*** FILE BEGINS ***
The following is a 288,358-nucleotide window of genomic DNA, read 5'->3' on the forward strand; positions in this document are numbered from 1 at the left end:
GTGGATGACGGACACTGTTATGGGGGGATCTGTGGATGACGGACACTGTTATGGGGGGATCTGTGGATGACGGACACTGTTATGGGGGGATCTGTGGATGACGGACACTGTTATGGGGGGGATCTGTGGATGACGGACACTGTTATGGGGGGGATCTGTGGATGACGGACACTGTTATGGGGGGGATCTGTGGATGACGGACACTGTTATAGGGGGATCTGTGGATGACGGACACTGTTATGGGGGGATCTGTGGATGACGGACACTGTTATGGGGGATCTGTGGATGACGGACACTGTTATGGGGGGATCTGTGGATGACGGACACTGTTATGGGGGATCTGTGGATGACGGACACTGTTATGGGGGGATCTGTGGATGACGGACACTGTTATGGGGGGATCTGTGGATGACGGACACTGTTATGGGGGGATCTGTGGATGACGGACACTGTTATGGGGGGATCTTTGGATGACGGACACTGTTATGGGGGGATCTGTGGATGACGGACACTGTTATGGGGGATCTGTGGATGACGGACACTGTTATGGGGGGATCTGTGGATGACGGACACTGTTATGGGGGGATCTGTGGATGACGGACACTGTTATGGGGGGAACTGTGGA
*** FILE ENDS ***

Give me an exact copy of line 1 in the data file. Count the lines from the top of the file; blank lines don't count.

The following is a 288,358-nucleotide window of genomic DNA, read 5'->3' on the forward strand; positions in this document are numbered from 1 at the left end: